There's something we've debated for a few months now, and that's whether or not to allow anonymous comments on the blog. And it's probably fair to say that the Big Tupper series has brought this issue to the forefront.
For me, it's actually not a very hard decision to make. Anonymous comments aren't always constructive, and many times are disrespectful. It's ok to be against any idea. but I find the lack of respect reflected in anonymous comments a drag. I guess we want the best of both worlds: a place to deal with serious skiing related issues, like Big Tupper, and an online community that is built on respect.
It's a funny thing. You're really not any less anonymous when you use the NAME/URL feature or even when you register with one of the profiles. But somehow when people pick names and post under those names, the Road is a better place.
The problem is that the way the blog software is structured, if we eliminate Anonymous comments we also unfortunately eliminate the NAME/URL option. For some reason Blogger (Google) considers the two options equivalent and lumps them together:
Many of our most devoted and valued blog participants use the Name/URL option to comment. We really don't want to make it harder for them.
This screen cap represents the options you have when posting on the blog. This particular image was taken when I was signed in so it has my Google screenname on it:
I always use my Google profile, since I automatically sign in, when I'm working on Harvey Road.
So the profile options outside of Anonymous or NAME/URL are:
If you don't already have one of the profile types above, it's my opinion that the easiest to use are the Google, AIM, or Open ID profiles. The others are really set up exclusive for bloggers, and if you don't have a blog or want one, why bother with the extra stuff you have to fill out or blow off.
Here's what I'm after... it's a roll call of sorts. Who'd be willing to go through the minor hassle of getting a profile? What's your opinion of Anonymous comments on the blog? Are they worth it? Let us know what you think.
If you want keep it simple - pick one. Harv, if you make me get a profile to comment:
• I'll never comment again.
• I'll do it, but CURSE your name through the process.
• No sweat, consider it done.
In case you are wondering, the Blog and the Forum are different software packages and registration processes. Anonymous comments aren't an issue with the Forum, we can dial it in precisely - no anonymous comments, and registration is SIMPLE.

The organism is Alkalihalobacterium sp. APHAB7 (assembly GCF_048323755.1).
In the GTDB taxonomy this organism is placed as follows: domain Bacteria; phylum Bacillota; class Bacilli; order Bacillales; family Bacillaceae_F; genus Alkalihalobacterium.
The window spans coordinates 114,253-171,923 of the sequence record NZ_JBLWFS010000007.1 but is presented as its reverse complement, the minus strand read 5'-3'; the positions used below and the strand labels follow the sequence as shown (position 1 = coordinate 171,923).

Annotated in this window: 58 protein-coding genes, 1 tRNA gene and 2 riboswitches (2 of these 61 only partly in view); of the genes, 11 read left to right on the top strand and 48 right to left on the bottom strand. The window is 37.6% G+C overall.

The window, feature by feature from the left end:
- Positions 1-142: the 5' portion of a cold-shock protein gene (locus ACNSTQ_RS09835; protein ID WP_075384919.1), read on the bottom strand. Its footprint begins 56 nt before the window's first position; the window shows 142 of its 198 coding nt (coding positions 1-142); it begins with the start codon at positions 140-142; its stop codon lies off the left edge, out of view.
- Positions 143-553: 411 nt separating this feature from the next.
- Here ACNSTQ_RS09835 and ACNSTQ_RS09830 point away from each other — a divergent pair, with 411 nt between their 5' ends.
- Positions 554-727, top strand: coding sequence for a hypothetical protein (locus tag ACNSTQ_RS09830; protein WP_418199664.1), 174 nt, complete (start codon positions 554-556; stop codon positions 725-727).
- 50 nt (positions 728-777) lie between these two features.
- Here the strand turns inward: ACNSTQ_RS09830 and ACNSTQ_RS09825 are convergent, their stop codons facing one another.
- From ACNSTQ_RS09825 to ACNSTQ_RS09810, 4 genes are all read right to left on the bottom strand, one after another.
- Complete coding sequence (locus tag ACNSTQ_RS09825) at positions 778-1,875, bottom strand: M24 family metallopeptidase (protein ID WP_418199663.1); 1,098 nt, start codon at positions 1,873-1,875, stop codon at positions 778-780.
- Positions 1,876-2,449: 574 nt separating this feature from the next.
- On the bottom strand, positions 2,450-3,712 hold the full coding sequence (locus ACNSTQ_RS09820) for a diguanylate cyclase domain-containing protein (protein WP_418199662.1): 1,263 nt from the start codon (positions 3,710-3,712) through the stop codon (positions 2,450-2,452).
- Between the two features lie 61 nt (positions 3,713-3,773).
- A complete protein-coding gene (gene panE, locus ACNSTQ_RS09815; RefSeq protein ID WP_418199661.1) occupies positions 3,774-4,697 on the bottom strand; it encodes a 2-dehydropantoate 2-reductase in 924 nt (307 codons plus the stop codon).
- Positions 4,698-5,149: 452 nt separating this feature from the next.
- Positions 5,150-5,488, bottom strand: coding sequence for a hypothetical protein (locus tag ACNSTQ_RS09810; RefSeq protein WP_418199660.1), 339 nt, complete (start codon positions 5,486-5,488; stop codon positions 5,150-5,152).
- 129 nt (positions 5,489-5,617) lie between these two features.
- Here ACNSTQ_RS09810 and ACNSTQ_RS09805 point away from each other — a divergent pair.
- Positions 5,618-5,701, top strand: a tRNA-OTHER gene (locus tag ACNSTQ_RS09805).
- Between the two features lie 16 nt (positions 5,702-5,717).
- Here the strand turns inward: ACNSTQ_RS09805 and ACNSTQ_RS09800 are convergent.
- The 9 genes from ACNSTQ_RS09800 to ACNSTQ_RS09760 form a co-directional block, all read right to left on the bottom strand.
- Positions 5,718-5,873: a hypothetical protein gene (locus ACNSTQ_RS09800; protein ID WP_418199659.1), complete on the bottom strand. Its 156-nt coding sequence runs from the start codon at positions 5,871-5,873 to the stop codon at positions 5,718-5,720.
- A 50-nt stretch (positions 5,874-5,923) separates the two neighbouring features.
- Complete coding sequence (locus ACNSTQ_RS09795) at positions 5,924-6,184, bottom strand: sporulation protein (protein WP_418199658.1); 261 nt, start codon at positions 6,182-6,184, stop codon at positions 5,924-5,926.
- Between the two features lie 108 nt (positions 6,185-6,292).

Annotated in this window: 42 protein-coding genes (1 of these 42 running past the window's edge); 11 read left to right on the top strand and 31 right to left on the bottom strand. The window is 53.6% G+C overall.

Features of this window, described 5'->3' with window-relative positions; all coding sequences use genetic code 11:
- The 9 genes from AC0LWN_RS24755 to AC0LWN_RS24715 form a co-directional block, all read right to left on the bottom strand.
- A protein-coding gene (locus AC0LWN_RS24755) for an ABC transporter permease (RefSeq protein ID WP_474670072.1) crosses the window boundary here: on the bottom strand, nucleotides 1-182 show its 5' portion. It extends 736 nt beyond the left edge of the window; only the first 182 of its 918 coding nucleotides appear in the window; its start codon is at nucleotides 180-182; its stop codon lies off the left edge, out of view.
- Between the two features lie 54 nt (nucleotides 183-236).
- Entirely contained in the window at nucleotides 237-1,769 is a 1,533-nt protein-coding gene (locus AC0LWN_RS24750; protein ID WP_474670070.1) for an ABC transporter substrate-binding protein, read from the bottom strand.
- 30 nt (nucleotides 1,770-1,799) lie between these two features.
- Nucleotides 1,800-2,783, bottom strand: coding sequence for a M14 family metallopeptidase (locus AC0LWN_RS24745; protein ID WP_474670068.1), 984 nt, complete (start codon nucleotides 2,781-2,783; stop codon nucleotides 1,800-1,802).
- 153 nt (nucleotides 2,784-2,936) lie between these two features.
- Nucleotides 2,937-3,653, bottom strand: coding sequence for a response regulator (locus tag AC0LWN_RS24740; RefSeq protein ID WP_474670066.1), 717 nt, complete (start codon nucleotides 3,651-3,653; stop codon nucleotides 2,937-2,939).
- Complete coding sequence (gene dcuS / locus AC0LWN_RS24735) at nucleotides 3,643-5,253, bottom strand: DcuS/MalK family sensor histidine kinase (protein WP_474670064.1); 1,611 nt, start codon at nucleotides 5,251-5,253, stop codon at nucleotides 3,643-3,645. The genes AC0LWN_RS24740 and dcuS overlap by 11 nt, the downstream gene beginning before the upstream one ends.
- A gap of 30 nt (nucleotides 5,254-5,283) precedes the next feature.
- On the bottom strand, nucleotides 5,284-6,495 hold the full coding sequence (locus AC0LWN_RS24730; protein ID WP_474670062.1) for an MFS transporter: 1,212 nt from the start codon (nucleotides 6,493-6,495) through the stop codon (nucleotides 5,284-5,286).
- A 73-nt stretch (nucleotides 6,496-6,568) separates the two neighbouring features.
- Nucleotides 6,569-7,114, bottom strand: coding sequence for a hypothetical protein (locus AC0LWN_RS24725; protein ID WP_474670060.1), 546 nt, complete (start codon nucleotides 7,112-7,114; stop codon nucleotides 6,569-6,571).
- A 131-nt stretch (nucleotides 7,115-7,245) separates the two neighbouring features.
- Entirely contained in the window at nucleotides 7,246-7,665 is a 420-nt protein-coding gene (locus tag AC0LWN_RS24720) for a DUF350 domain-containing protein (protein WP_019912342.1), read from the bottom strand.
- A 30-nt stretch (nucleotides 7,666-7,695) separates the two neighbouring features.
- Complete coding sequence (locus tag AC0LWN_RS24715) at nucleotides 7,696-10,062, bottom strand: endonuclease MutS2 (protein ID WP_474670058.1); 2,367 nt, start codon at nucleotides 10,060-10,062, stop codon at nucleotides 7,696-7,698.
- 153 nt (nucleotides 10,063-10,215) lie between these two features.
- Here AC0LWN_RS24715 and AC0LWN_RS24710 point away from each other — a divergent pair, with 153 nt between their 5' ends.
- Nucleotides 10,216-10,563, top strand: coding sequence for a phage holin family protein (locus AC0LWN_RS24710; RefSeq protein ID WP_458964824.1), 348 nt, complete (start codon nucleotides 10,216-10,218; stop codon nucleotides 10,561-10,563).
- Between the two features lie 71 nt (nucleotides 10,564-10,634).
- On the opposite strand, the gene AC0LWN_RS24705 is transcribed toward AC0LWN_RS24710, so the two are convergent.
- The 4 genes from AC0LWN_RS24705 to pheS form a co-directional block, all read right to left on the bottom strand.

"If it's my mountain, I'm installing a fixed grip and telling the lifties to stuff the beginners into chairs as aggressively as they have to to keep it going full speed." —Brownski
idk, anonymous is really no different or more secretive than any other screen name. I didn't notice any rude comments in the posts of any of the anonymouses in the Tupper blog section. just people trying to make a false issue out of it. The only problem I saw was there were too many Anons commenting and couldn't tell who said what. Was there more than one Anon or were their the same person? I just wonder if a change were made would it hamper the posters. Would it get like SkiADK and people would give up trying to post?
Eitherway, it's your call Fearless Leader. You must cut the first tracks.
Congrats, Harv. If you are having this issue, it is merely a result of your successful site and having content that people care enough about to make an issue out of it. :)
That said, I can't speak from experience as aside from trying to decide what is spam and what is not spam, I have not had that issue on my site which only requires a name and email for a comment. All comments by non-regulars are moderated though, so that provides me a filter if I want (never used it aside from controlling limited spam).
Any ways, from a usability perspective, I like the current setup for commenting. MC^2 forces users to use an ID, I got a AIM ID for that but it is still a major hassle to log in. It didn't stop me from posting in that case, though. I guess it all comes down to this question: would requiring an ID (that can still use a fake name) actually result in less junk posts? Or would people that really have nothing better to do than be offensive on the internet (I actually haven't even seen the comments this post refers to, for the record) simply just get an ID and make the same posts any ways?